1986 Cox Plate winner Bonecrusher has been humanely euthanized at the age of 33 overnight after he contracted laminitis.
Bonecrusher stamped himself as a horse to watch when he won the 1985 edition of the Bayer Classic, now known as the Levin Classic, as a three-year-old and he went on to take out the Group 1 New Zealand Derby (2400m) in the same year.
The son of Pag-Asa recorded his first win at Group 1 level in Australia when he took out the 1986 Tancred Stakes, now known as The BMW, and he went on to win the Group 1 Australian Derby (2400m) as a short-priced favourite.
Big things were expected of Bonecrusher during the 1986 Spring Racing Carnival and he stamped himself as the dominant favourite for the Cox Plate when he scored an effortless five lengths victory over Black Night in the Group 1 Caulfield Stakes (2000m).
The Cox Plate was expected to be a match race between Bonecrusher and Kiwi rival Our Waverley Star and the event more than lived up to the hype, with the duo clearing out from the rest of the field at the 600 metre mark.
Our Waverley Star looked as though he had the race won with 100 metres left to run, but Bonecrusher was able to claw his way back to ‘race into equine immortality’ in a Cox Plate that is now known as ‘the race of the century’.
Bonecrusher was sent to Japan for the 1986 edition of the Japan Cup, but he contracted a very nasty virus that almost ended his life and connections were forced to withdraw him from the race.
The exceptional gelding was able to return to winning form in Australia when he scored a thrilling victory over Al Talaq in the Australian Cup and he went on to win the 1988 edition of the New Zealand Stakes, but he was retired in 1989 after losing his form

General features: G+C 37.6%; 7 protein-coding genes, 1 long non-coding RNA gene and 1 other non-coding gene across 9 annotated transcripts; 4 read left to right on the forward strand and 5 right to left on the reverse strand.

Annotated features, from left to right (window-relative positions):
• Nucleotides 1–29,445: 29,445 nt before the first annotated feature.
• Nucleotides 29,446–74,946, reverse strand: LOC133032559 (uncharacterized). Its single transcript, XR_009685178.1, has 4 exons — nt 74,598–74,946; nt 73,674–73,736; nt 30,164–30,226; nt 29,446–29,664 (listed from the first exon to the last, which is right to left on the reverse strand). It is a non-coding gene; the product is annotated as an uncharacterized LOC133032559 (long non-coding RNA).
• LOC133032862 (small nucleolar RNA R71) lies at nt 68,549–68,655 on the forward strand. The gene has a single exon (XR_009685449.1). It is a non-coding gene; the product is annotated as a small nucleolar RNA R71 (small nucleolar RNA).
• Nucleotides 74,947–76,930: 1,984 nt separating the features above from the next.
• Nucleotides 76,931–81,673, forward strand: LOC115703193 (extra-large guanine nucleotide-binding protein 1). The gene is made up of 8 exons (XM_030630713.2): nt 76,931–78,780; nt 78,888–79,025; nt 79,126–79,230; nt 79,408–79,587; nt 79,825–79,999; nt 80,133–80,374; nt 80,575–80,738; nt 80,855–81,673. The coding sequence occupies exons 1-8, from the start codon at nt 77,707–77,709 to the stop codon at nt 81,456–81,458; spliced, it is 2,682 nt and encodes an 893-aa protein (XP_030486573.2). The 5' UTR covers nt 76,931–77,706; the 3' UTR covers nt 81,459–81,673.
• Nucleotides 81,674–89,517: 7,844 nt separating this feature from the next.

The families of trainer Frank Ritchie and owner Peter Mitchell were quick to pay credit to the outstanding career of the horse they considered a family statement and they expressed just how much the champion meant to them in a statement released this morning.
“Bonecrusher changed the lives of the Mitchell and Ritchie families,” the statement said.
“In his retirement they wished to give back to the racing public and gladly accepted invitations for him to be seen by his adoring fans.
“He travelled throughout New Zealand and Australia leading out Derbies, the Golden Slipper and Melbourne Cup fields and returning to Moonee Valley, the scene of his greatest triumph.
“He also had a song named after him “Tribute to a Champion”, which raised funds for child cancer and received considerable radio air play in the late 1980’s.
“His final resting place will be at New Zealand’s premier racecourse Ellerslie where a memorial will be erected in his honour.”
Bonecrusher finished his racing career with 18 wins from his 44 race starts and he accumulated over $2 million in prizemoney.